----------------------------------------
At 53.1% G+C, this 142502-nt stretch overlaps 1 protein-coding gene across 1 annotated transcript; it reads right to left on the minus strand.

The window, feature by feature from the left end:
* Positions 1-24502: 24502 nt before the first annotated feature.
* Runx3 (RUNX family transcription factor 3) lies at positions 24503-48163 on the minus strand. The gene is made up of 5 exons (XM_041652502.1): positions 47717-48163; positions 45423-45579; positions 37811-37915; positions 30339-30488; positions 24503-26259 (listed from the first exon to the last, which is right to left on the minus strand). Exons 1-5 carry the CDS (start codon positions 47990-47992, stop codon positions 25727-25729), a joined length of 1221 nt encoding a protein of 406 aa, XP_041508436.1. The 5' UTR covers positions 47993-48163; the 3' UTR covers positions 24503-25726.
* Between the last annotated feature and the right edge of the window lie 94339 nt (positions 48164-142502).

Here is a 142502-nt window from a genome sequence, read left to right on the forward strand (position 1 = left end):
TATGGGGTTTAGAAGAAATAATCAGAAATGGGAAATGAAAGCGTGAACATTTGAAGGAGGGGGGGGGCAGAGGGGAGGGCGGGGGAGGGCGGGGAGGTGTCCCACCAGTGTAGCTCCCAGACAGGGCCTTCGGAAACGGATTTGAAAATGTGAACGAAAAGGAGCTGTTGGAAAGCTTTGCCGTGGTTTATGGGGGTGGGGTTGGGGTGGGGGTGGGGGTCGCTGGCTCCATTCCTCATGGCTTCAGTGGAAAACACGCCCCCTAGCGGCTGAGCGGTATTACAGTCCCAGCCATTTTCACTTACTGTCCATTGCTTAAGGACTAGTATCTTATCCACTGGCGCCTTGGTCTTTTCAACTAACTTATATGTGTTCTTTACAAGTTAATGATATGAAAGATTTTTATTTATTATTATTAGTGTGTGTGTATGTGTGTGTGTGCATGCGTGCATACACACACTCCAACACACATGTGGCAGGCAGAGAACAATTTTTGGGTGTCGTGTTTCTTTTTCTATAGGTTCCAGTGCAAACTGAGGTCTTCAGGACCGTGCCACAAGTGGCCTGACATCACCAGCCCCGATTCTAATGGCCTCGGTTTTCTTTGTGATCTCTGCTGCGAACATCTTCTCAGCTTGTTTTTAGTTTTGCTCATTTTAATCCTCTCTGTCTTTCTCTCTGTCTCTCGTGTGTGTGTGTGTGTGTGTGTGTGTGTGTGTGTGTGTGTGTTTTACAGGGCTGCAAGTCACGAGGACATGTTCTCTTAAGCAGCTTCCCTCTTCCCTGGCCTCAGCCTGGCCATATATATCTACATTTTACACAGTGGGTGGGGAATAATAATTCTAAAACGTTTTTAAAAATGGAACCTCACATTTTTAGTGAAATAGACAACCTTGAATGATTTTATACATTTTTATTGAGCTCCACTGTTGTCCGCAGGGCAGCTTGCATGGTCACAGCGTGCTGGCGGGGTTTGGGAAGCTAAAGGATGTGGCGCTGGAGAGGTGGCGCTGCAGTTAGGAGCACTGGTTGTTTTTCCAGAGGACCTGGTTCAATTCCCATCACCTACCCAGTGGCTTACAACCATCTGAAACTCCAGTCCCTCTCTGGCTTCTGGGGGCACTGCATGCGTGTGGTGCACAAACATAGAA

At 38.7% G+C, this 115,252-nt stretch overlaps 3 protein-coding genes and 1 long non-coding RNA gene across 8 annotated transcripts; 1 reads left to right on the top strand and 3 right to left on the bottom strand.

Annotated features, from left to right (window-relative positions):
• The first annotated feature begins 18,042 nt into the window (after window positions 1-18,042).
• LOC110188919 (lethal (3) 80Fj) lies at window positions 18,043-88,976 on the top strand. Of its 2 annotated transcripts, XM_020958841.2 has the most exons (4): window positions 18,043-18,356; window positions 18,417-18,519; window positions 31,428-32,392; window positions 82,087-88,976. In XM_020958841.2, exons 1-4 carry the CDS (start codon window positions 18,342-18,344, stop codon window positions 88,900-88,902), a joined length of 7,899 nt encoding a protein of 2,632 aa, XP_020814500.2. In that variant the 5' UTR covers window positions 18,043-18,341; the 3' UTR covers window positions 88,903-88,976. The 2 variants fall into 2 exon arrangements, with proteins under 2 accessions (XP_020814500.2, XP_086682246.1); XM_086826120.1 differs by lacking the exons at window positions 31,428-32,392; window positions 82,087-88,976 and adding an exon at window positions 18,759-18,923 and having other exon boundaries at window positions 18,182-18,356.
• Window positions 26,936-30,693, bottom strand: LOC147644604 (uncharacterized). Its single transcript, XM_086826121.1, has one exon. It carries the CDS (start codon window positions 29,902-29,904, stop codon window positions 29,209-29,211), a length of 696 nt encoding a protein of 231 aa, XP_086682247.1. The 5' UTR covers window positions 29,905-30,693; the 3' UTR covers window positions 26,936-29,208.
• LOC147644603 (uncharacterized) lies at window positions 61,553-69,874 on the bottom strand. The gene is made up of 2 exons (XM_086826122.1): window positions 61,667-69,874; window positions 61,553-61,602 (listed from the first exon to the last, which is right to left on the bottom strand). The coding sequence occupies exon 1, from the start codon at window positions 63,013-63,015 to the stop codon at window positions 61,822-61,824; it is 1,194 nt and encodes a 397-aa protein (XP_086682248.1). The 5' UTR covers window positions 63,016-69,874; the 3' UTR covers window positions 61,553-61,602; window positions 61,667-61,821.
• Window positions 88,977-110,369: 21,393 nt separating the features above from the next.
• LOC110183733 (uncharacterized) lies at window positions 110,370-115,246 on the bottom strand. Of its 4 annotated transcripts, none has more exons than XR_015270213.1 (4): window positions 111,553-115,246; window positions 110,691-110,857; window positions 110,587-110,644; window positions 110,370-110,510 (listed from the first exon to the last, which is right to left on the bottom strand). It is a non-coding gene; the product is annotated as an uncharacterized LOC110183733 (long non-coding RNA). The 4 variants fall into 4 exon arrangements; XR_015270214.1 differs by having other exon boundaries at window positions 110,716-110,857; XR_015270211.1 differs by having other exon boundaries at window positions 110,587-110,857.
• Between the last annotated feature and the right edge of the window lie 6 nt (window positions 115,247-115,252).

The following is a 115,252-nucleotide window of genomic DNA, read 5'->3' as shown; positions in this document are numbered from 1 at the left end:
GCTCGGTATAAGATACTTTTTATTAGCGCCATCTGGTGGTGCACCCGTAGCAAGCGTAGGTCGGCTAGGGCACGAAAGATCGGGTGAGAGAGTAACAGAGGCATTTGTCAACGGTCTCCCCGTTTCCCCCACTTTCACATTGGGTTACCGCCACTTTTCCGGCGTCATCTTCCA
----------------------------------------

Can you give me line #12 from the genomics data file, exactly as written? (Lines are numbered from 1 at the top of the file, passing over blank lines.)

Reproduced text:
• Window positions 26,936-30,693, bottom strand: LOC147644604 (uncharacterized). Its single transcript, XM_086826121.1, has one exon. It carries the CDS (start codon window positions 29,902-29,904, stop codon window positions 29,209-29,211), a length of 696 nt encoding a protein of 231 aa, XP_086682247.1. The 5' UTR covers window positions 29,905-30,693; the 3' UTR covers window positions 26,936-29,208.